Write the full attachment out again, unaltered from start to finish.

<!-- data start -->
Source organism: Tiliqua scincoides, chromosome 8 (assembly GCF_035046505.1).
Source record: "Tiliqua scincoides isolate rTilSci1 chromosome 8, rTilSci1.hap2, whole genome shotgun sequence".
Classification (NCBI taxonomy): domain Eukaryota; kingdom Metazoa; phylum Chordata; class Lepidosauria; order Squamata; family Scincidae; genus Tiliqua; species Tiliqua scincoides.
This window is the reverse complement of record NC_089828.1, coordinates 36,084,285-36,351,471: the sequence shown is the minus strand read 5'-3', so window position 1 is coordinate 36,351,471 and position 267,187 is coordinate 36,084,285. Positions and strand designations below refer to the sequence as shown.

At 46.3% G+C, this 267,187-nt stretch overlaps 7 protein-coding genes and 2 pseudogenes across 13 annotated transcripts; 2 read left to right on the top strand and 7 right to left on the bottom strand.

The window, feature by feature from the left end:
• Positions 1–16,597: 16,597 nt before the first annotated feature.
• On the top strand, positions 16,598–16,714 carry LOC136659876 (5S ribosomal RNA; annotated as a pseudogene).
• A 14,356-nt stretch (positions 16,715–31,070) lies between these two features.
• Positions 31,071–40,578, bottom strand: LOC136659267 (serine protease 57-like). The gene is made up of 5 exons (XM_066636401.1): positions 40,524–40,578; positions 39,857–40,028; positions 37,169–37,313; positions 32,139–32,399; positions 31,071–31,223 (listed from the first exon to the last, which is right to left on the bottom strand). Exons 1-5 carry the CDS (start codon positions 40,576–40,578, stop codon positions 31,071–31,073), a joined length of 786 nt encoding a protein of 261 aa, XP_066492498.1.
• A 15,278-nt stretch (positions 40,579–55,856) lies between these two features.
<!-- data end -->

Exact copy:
Source organism: Tiliqua scincoides, chromosome 8 (assembly GCF_035046505.1).
Source record: "Tiliqua scincoides isolate rTilSci1 chromosome 8, rTilSci1.hap2, whole genome shotgun sequence".
Classification (NCBI taxonomy): domain Eukaryota; kingdom Metazoa; phylum Chordata; class Lepidosauria; order Squamata; family Scincidae; genus Tiliqua; species Tiliqua scincoides.
This window is the reverse complement of record NC_089828.1, coordinates 36,084,285-36,351,471: the sequence shown is the minus strand read 5'-3', so window position 1 is coordinate 36,351,471 and position 267,187 is coordinate 36,084,285. Positions and strand designations below refer to the sequence as shown.

At 46.3% G+C, this 267,187-nt stretch overlaps 7 protein-coding genes and 2 pseudogenes across 13 annotated transcripts; 2 read left to right on the top strand and 7 right to left on the bottom strand.

The window, feature by feature from the left end:
• Positions 1–16,597: 16,597 nt before the first annotated feature.
• On the top strand, positions 16,598–16,714 carry LOC136659876 (5S ribosomal RNA; annotated as a pseudogene).
• A 14,356-nt stretch (positions 16,715–31,070) lies between these two features.
• Positions 31,071–40,578, bottom strand: LOC136659267 (serine protease 57-like). The gene is made up of 5 exons (XM_066636401.1): positions 40,524–40,578; positions 39,857–40,028; positions 37,169–37,313; positions 32,139–32,399; positions 31,071–31,223 (listed from the first exon to the last, which is right to left on the bottom strand). Exons 1-5 carry the CDS (start codon positions 40,576–40,578, stop codon positions 31,071–31,073), a joined length of 786 nt encoding a protein of 261 aa, XP_066492498.1.
• A 15,278-nt stretch (positions 40,579–55,856) lies between these two features.